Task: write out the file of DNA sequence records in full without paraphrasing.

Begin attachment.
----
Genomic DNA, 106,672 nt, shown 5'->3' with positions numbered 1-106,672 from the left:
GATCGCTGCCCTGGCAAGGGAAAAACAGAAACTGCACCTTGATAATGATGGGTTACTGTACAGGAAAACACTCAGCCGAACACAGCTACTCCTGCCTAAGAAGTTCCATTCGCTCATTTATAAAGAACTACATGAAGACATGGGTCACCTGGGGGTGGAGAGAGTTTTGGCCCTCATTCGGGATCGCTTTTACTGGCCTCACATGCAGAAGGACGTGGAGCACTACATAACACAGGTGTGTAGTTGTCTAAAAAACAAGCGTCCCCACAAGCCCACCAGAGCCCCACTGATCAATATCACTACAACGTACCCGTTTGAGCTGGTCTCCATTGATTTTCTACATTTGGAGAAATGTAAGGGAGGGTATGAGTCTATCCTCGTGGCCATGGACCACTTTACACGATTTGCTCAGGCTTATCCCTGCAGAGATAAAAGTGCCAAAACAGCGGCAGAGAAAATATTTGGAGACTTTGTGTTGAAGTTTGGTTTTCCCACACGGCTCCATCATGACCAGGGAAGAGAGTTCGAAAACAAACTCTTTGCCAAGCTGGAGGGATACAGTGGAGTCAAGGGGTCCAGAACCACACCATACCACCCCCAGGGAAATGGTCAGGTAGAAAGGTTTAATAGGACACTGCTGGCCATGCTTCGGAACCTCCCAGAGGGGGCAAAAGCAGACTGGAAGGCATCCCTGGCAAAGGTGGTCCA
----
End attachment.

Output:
Genomic DNA, 106,672 nt, shown 5'->3' with positions numbered 1-106,672 from the left:
GATCGCTGCCCTGGCAAGGGAAAAACAGAAACTGCACCTTGATAATGATGGGTTACTGTACAGGAAAACACTCAGCCGAACACAGCTACTCCTGCCTAAGAAGTTCCATTCGCTCATTTATAAAGAACTACATGAAGACATGGGTCACCTGGGGGTGGAGAGAGTTTTGGCCCTCATTCGGGATCGCTTTTACTGGCCTCACATGCAGAAGGACGTGGAGCACTACATAACACAGGTGTGTAGTTGTCTAAAAAACAAGCGTCCCCACAAGCCCACCAGAGCCCCACTGATCAATATCACTACAACGTACCCGTTTGAGCTGGTCTCCATTGATTTTCTACATTTGGAGAAATGTAAGGGAGGGTATGAGTCTATCCTCGTGGCCATGGACCACTTTACACGATTTGCTCAGGCTTATCCCTGCAGAGATAAAAGTGCCAAAACAGCGGCAGAGAAAATATTTGGAGACTTTGTGTTGAAGTTTGGTTTTCCCACACGGCTCCATCATGACCAGGGAAGAGAGTTCGAAAACAAACTCTTTGCCAAGCTGGAGGGATACAGTGGAGTCAAGGGGTCCAGAACCACACCATACCACCCCCAGGGAAATGGTCAGGTAGAAAGGTTTAATAGGACACTGCTGGCCATGCTTCGGAACCTCCCAGAGGGGGCAAAAGCAGACTGGAAGGCATCCCTGGCAAAGGTGGTCCA